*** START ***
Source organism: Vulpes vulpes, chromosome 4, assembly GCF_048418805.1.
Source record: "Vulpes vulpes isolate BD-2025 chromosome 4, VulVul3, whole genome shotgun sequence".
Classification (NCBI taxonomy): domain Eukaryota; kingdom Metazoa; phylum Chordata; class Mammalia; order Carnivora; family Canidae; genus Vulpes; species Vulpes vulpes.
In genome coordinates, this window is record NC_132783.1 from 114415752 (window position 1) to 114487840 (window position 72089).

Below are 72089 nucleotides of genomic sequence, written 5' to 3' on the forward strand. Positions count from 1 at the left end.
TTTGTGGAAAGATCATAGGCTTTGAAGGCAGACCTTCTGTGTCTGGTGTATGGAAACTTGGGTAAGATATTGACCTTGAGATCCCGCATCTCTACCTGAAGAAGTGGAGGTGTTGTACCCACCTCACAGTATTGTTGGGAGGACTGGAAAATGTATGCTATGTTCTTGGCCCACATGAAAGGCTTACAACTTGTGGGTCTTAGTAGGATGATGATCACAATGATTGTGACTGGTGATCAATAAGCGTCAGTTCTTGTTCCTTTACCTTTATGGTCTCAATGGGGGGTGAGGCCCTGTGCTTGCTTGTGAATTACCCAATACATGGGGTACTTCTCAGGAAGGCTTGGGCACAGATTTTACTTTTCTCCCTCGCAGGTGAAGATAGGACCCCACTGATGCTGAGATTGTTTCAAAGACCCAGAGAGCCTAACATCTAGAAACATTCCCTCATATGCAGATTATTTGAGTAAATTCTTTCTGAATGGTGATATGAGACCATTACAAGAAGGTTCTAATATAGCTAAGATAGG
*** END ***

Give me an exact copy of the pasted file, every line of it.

Source organism: Vulpes vulpes, chromosome 4, assembly GCF_048418805.1.
Source record: "Vulpes vulpes isolate BD-2025 chromosome 4, VulVul3, whole genome shotgun sequence".
Classification (NCBI taxonomy): domain Eukaryota; kingdom Metazoa; phylum Chordata; class Mammalia; order Carnivora; family Canidae; genus Vulpes; species Vulpes vulpes.
In genome coordinates, this window is record NC_132783.1 from 114415752 (window position 1) to 114487840 (window position 72089).

Below are 72089 nucleotides of genomic sequence, written 5' to 3' on the forward strand. Positions count from 1 at the left end.
TTTGTGGAAAGATCATAGGCTTTGAAGGCAGACCTTCTGTGTCTGGTGTATGGAAACTTGGGTAAGATATTGACCTTGAGATCCCGCATCTCTACCTGAAGAAGTGGAGGTGTTGTACCCACCTCACAGTATTGTTGGGAGGACTGGAAAATGTATGCTATGTTCTTGGCCCACATGAAAGGCTTACAACTTGTGGGTCTTAGTAGGATGATGATCACAATGATTGTGACTGGTGATCAATAAGCGTCAGTTCTTGTTCCTTTACCTTTATGGTCTCAATGGGGGGTGAGGCCCTGTGCTTGCTTGTGAATTACCCAATACATGGGGTACTTCTCAGGAAGGCTTGGGCACAGATTTTACTTTTCTCCCTCGCAGGTGAAGATAGGACCCCACTGATGCTGAGATTGTTTCAAAGACCCAGAGAGCCTAACATCTAGAAACATTCCCTCATATGCAGATTATTTGAGTAAATTCTTTCTGAATGGTGATATGAGACCATTACAAGAAGGTTCTAATATAGCTAAGATAGG